Negotiating Strategies to Maximize Post-Termination
There is no law requiring employers to pay severance unless they have done so in the past, if promises were made in a company handbook or manual, or if your contract has a clause requiring the company to pay a specified amount of severance. It is best to say as little as possible initially. Write down everything the company offers you. After receiving an initial offer, tell the employer you need time to think it over. Ask the employer to confirm the proposed terms in writing. Avoid accepting the company's first offer. Don’t sign anything until you have the agreement reviewed by Foley Lyman. Try to stay on the payroll while negotiations ensue. Stalling for time can help you learn important facts, including what other similarly situated terminated employees received in severance. Most importantly, your goal is to continue receiving regular wages as long as possible while negotiations are proceeding (before the severance package "kicks in"). If you are a salaried employee who works on a full-time basis, you have everything to win if you negotiate forcefully but quietly; thus, request another negotiating session to obtain more benefits.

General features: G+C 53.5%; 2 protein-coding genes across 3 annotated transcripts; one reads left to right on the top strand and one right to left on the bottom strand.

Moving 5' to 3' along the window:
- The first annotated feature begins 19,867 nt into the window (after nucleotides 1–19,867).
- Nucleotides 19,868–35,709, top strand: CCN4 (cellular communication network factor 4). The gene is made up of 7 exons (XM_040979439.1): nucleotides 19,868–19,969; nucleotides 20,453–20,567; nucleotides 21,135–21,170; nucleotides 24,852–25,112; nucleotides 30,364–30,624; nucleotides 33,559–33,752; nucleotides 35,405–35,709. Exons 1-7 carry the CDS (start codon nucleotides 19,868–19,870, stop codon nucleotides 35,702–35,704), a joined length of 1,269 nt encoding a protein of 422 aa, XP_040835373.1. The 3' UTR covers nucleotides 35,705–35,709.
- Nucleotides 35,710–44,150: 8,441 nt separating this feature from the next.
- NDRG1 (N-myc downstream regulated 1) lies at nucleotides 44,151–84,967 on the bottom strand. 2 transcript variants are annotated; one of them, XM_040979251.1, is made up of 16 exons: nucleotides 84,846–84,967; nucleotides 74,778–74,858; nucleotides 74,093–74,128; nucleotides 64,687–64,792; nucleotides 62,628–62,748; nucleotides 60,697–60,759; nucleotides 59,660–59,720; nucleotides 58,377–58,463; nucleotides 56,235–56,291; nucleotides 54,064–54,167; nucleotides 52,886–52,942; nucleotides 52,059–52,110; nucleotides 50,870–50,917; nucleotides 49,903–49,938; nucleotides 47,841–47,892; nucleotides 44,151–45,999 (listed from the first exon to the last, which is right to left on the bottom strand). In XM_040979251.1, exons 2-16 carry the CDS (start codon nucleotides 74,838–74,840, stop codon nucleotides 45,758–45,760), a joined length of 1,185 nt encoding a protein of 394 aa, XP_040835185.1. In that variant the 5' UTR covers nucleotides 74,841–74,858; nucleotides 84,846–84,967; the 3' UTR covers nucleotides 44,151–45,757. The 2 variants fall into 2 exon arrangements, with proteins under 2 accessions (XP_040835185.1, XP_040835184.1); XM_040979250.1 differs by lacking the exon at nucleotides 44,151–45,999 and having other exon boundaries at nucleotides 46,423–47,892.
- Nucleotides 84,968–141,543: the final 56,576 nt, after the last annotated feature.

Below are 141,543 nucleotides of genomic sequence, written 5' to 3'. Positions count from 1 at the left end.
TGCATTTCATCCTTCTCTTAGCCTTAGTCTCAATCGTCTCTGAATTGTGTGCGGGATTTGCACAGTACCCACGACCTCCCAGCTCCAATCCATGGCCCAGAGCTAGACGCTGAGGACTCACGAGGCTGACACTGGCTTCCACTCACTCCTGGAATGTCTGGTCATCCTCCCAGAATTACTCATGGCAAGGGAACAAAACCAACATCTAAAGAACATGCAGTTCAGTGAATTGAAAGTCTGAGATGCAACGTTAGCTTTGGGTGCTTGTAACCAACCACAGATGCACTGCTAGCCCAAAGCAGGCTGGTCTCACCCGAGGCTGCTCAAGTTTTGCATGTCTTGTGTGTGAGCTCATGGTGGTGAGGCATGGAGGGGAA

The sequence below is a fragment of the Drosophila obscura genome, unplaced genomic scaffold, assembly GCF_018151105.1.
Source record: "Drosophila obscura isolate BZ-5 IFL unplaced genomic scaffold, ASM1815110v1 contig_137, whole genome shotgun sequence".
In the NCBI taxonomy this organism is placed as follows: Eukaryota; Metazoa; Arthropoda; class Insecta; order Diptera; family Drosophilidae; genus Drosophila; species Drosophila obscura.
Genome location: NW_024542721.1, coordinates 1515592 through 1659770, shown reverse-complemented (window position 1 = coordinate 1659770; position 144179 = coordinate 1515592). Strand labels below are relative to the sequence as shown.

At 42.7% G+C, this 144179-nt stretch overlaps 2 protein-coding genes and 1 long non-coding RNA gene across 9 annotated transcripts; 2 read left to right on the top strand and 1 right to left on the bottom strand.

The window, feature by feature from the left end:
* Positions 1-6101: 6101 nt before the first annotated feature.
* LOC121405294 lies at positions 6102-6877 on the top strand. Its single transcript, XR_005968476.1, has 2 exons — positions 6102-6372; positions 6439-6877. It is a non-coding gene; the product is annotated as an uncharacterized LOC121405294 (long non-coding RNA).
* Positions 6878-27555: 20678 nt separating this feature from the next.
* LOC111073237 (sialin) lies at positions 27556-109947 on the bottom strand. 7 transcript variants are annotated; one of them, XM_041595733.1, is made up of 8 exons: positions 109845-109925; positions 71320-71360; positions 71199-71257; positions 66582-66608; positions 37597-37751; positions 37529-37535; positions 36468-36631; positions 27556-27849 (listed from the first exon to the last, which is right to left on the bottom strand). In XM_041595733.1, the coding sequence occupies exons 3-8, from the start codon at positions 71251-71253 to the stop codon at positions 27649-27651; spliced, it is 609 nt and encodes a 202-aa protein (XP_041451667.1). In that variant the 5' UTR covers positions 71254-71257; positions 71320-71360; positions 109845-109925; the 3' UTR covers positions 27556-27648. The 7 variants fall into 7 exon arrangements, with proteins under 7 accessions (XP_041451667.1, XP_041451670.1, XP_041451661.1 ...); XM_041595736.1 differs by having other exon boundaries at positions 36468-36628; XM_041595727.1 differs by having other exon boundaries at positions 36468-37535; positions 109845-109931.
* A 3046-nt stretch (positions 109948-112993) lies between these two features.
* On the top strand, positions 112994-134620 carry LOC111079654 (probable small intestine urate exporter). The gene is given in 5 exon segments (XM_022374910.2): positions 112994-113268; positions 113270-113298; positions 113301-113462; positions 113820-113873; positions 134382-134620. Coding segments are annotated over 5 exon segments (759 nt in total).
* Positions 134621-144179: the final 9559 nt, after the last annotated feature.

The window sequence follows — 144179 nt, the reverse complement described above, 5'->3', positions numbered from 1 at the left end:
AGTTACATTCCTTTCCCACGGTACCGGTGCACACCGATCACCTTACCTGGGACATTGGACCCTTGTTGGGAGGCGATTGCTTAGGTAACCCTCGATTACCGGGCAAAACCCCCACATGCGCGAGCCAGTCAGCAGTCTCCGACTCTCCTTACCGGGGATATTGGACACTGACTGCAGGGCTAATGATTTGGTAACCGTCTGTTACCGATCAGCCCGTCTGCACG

Contact Foley Lyman Law Group LLP
If you are seeking legal counsel who will listen to your concerns, inform you of your options and represent you effectively, contact Foley Lyman Law Group at 310.706.4050 for a confidential consultation. You can also send us an email to obtain more information or schedule an appointment with one of our award winning employment and business lawyers.